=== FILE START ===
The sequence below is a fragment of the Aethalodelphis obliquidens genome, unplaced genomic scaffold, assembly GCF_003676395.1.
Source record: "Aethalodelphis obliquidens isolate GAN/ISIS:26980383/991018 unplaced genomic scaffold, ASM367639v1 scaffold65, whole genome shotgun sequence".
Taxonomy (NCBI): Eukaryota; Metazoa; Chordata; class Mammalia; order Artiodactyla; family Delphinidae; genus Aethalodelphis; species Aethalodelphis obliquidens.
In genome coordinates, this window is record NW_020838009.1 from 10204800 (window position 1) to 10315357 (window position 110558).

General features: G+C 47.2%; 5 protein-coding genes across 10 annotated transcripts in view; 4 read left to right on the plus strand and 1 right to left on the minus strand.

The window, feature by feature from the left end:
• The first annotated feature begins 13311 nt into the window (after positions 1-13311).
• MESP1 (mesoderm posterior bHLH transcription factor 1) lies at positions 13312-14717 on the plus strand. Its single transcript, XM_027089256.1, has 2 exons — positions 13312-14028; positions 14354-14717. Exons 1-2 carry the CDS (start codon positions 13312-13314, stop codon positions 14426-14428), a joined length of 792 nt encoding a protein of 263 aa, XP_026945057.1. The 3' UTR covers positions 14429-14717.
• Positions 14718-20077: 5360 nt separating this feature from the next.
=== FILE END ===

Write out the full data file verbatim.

The sequence below is a fragment of the Aethalodelphis obliquidens genome, unplaced genomic scaffold, assembly GCF_003676395.1.
Source record: "Aethalodelphis obliquidens isolate GAN/ISIS:26980383/991018 unplaced genomic scaffold, ASM367639v1 scaffold65, whole genome shotgun sequence".
Taxonomy (NCBI): Eukaryota; Metazoa; Chordata; class Mammalia; order Artiodactyla; family Delphinidae; genus Aethalodelphis; species Aethalodelphis obliquidens.
In genome coordinates, this window is record NW_020838009.1 from 10204800 (window position 1) to 10315357 (window position 110558).

General features: G+C 47.2%; 5 protein-coding genes across 10 annotated transcripts in view; 4 read left to right on the plus strand and 1 right to left on the minus strand.

The window, feature by feature from the left end:
• The first annotated feature begins 13311 nt into the window (after positions 1-13311).
• MESP1 (mesoderm posterior bHLH transcription factor 1) lies at positions 13312-14717 on the plus strand. Its single transcript, XM_027089256.1, has 2 exons — positions 13312-14028; positions 14354-14717. Exons 1-2 carry the CDS (start codon positions 13312-13314, stop codon positions 14426-14428), a joined length of 792 nt encoding a protein of 263 aa, XP_026945057.1. The 3' UTR covers positions 14429-14717.
• Positions 14718-20077: 5360 nt separating this feature from the next.